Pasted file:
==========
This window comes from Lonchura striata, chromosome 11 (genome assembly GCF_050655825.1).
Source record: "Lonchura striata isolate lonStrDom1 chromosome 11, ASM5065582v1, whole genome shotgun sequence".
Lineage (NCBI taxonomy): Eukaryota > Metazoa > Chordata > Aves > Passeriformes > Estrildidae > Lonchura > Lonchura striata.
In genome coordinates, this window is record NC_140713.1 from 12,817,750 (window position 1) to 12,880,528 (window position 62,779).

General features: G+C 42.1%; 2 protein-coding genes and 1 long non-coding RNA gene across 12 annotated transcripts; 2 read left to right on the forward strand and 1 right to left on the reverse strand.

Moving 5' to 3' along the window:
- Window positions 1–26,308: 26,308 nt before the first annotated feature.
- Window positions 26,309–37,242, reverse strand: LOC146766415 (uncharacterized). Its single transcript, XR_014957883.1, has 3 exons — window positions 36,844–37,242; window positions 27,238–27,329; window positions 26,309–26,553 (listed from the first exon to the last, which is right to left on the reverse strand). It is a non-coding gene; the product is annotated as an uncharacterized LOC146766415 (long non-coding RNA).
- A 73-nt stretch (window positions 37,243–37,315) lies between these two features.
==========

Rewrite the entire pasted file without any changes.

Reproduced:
This window comes from Lonchura striata, chromosome 11 (genome assembly GCF_050655825.1).
Source record: "Lonchura striata isolate lonStrDom1 chromosome 11, ASM5065582v1, whole genome shotgun sequence".
Lineage (NCBI taxonomy): Eukaryota > Metazoa > Chordata > Aves > Passeriformes > Estrildidae > Lonchura > Lonchura striata.
In genome coordinates, this window is record NC_140713.1 from 12,817,750 (window position 1) to 12,880,528 (window position 62,779).

General features: G+C 42.1%; 2 protein-coding genes and 1 long non-coding RNA gene across 12 annotated transcripts; 2 read left to right on the forward strand and 1 right to left on the reverse strand.

Moving 5' to 3' along the window:
- Window positions 1–26,308: 26,308 nt before the first annotated feature.
- Window positions 26,309–37,242, reverse strand: LOC146766415 (uncharacterized). Its single transcript, XR_014957883.1, has 3 exons — window positions 36,844–37,242; window positions 27,238–27,329; window positions 26,309–26,553 (listed from the first exon to the last, which is right to left on the reverse strand). It is a non-coding gene; the product is annotated as an uncharacterized LOC146766415 (long non-coding RNA).
- A 73-nt stretch (window positions 37,243–37,315) lies between these two features.